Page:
The assessee had returned a value of this property at Rs. 1,19,101 on the face of the valuation made by the approved valuer. The WTO, applying the land and building method, determined the value at Rs. 3,00,000. The AAC reduced this valuation to Rs. 2,50,000. The assessee, in appeal, before us, contended that the value of this property must be determined under Section 7(4). It has been held by my learned brother that Section 7(4) being substantive provision, is not applicable for determining the value of the building for the years in ssue. It came into effect on 1-4-1976 and, therefore, did not have any retrospective effect. The aforesaid view of my learned brother that, being a technical provision, it should be considered as a substantive provision, is based on the fact that the Special Bench did not deem it right to apply this provision for determining the value for the years earlier than the year, in which it was brought into effect. According to me, this view does not coincide with the view of the Allahabad High Court or with that of ths Bombay High Court. Iyengar, in his treatise, The Three New Taxes has observed about the Allahabad High Court view in the case of Madan Gopal Radheylal v. CWT  68 ITR 735, as under: The learned judges who decided the Allahabad case, appear, with respect, to have construed the section as it indicates two rules of procedure either of which officer may adopt according to his choice.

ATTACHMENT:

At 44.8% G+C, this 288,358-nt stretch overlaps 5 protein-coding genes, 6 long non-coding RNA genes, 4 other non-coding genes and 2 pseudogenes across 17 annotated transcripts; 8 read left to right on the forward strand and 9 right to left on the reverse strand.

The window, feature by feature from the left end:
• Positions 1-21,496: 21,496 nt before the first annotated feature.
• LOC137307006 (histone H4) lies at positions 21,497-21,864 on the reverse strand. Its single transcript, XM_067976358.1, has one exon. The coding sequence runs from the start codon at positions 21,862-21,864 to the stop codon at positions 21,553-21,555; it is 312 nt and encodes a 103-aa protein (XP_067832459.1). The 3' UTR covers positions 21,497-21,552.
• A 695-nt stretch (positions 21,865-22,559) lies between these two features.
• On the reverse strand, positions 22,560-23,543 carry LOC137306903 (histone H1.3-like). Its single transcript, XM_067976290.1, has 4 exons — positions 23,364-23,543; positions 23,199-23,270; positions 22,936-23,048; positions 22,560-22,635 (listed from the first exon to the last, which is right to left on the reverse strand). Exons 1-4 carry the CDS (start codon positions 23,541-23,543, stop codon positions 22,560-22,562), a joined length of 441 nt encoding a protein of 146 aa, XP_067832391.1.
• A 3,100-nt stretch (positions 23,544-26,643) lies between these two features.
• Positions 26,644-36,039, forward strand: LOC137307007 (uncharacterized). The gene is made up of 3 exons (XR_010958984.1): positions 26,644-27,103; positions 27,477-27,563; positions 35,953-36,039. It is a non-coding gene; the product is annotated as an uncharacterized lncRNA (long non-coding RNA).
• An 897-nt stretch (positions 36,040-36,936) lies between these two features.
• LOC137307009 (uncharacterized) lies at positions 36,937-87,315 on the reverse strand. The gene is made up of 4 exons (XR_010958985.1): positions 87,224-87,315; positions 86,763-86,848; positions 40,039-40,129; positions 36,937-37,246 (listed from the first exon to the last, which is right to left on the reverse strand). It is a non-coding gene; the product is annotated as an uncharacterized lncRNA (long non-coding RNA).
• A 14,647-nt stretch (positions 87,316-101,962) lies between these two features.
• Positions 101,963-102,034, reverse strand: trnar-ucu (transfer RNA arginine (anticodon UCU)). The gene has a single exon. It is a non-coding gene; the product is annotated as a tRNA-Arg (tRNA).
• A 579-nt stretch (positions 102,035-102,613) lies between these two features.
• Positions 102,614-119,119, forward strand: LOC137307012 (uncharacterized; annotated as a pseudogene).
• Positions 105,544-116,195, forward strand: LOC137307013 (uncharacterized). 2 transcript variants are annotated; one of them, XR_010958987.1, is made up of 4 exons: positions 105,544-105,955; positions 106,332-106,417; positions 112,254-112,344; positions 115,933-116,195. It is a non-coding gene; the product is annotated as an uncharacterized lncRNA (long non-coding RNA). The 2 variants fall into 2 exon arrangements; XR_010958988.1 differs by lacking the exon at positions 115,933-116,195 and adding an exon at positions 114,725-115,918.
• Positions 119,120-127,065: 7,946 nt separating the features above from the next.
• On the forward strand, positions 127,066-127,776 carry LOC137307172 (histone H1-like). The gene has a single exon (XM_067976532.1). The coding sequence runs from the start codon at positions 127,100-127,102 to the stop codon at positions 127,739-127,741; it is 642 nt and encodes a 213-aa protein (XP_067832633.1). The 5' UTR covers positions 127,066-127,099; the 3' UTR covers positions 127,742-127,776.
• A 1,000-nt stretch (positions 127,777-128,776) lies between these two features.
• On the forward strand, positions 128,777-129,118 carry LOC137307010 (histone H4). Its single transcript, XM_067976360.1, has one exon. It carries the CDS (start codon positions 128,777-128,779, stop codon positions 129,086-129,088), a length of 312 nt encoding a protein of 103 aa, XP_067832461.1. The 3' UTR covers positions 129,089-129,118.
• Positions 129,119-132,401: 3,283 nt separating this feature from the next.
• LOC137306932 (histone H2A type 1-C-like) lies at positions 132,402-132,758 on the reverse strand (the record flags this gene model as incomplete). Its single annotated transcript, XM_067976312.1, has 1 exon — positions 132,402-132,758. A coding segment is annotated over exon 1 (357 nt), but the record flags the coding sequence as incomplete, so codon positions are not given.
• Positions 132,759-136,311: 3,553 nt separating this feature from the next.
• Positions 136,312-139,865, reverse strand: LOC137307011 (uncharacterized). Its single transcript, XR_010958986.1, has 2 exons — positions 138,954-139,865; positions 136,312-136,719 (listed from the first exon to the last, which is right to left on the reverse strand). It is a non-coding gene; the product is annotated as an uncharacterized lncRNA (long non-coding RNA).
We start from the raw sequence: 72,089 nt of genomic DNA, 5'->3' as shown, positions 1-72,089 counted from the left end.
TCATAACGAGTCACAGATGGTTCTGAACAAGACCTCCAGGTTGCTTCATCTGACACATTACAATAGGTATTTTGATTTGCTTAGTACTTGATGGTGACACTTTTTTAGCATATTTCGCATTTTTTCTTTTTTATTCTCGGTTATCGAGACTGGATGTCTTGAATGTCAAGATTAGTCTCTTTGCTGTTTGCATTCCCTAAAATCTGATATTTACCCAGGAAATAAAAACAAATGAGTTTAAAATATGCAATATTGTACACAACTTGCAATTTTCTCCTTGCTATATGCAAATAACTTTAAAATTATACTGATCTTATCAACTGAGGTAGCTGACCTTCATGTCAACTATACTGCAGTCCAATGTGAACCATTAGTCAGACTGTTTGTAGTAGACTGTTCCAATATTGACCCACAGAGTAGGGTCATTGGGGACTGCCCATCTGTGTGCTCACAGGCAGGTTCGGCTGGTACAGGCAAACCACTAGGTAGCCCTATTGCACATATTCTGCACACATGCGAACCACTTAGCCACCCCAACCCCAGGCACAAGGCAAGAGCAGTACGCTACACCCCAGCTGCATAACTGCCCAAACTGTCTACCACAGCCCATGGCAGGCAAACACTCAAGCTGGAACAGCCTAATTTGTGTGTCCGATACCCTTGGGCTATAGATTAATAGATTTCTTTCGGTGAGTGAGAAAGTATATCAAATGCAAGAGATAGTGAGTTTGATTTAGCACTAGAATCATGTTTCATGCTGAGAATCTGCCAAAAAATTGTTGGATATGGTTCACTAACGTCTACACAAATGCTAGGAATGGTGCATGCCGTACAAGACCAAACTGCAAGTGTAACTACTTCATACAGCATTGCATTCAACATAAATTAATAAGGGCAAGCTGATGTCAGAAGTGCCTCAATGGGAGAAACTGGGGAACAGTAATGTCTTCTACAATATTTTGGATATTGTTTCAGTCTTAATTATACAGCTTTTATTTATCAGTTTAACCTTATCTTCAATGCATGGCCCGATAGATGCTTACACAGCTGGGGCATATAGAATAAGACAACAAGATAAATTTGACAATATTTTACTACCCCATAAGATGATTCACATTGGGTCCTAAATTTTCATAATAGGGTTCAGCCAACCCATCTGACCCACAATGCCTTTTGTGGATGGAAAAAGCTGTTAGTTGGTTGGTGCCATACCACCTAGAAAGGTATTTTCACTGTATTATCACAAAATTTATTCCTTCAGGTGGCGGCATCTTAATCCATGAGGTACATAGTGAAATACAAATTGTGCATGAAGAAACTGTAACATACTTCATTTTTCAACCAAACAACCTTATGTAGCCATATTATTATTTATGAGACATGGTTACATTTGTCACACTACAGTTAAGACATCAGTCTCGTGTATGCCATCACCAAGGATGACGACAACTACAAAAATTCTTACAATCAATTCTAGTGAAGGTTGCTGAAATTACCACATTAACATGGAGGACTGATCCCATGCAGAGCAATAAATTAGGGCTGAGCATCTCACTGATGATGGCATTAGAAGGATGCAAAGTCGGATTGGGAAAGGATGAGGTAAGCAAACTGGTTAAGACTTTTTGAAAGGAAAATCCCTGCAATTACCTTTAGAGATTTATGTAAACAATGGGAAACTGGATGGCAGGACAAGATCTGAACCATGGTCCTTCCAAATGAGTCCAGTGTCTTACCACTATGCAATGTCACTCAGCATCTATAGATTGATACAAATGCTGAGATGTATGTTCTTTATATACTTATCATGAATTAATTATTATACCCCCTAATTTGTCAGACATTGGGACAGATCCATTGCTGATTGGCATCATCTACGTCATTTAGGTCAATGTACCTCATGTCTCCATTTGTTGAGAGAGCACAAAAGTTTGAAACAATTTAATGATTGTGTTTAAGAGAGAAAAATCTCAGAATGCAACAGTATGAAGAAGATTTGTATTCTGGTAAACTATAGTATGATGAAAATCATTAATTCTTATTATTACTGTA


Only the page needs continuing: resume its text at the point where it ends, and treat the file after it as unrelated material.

Same view that the provision contained in Section 7(4) is a provision relating to the procedure, has been shared by the Andhra Pradesh High Court in the case of CWT v. Trustees of H.E.H. The Nizam's Sahebzadi Anwar Begum Trust  129 ITR 796 where it was observed that "Section 7 of the Act is an imaginary provision, which requires the WTO to assume that there is an open market and property can be sold in such a market and it is, on that basis, that the value of the asset has to be determined for the purpose of computation of the net wealth of the assessee". There is no doubt, therefore, that Section 7 is a procedural provision. Its intent being the measurement of the net wealth of a person, for whom the substantive provision, contained in Sections 3, 4, 5 and 6 of the Act provided liability for the wealth-tax or immunity therefrom. If Section 7 is a procedural provision, Sub-section (4) forming part of it cannot be looked upon as a substantive provision on the ground that it is a technical provision. The Rule 1BB has been considered by the Special Bench as a procedural provision which had been applied in respect of the determination of the wealth for earlier years in the case of Biju Patnaik (supra). If rule IBB of the Wealth-tax Rules is a procedural provision, as appears from their finding that it can be applied to earlier years, it cannot be justly held that the provision of law contained in Section 4 is not a procedural provision. Both the provisions have the same aim and purpose. They enable the WTO to measure the net wealth held by a person. Having considered in this light, we cannot hold that the provision in Section 7(4) is not a procedural provision.